The past years have been characterized by a myriad of interconnected phenomena that have led organizations globally to experience dramatic shifts in their supply chain. From large multinationals to smaller businesses serving localized clientele, factors such as the increased sustainability regulations, transitions to e-commerce, the COVID-19 pandemic, and war conflicts have affected all and sundry.
These macro-economic and geopolitical variables underscore the importance of consistent foresight and a future-orientated approach to supply chain innovation. Put simply, we may not know the next disruptive force, but we can be sure that there will be one.
This is the first in a series of blogs focused on how to spark supply chain innovation within your organization and the different ways that businesses can implement a future-oriented model into their approach using the ITONICS software suite.
In this first part, we look at the forces shaping the future and the key technological innovations influencing the supply chain in various industries. We also discuss how you can best optimize your foresight capabilities to meet current challenges and identify relevant trends, technologies, and suppliers to tackle them.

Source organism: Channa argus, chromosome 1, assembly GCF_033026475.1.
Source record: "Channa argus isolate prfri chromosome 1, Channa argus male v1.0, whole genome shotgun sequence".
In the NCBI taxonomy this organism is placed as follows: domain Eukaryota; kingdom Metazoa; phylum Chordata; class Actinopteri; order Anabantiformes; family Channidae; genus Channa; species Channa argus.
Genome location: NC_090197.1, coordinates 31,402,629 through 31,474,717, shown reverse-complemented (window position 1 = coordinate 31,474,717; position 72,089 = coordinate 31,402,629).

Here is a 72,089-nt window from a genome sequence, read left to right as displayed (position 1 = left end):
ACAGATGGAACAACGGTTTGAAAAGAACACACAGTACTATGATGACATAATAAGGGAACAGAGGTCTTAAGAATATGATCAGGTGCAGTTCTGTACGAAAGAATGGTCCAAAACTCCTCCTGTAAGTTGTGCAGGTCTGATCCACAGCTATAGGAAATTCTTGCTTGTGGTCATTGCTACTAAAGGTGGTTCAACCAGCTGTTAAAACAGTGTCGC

Energy: Distributed Energy Resources
FMCG: Intelligent Manufacturing
Retail: Unmanned Deliveries
Automotive: Edge Computing
Identify Relevant Trends, Technologies & Suppliers for Your Business with ITONICS
The Energy sector will rely heavily on circular operational models and practices as organizations aim to transition from fossil fuels to renewable energy. Governmental and ESG regulatory pushes will force organizations to examine the sources of energy used in their supply chain; this may give rise to new, innovative business models in the next decade. Assets critical to the fossil fuel industry could yet be transformed and lead to novel, sustainable practices that could positively influence the energy supply chain for various other industries that rely on energy. These innovations could range from repurposing oil fields as carbon storage units, converting pipelines, and recycling electric vehicle (EV) batteries to meet the growing cobalt demand.
DERs are energy generation and storage systems that are located near the point of use. Enabling technologies include fuel cells, microturbines, reciprocating engines, load reduction, and electronic interfaces. This technology is changing how power is generated and transmitted, and increased demand for electricity, individual consumer control, and cleaner fuel is driving its development and uptake. DERs use the renewable energy sources available in a region, revolutionizing the relationship between electricity providers and consumers. Transitioning to a community-based energy model could lead to economic empowerment and more sustainable resource management, particularly in emerging economies. A current drawback of this technology is that it requires extensive investment into reforming grid infrastructure.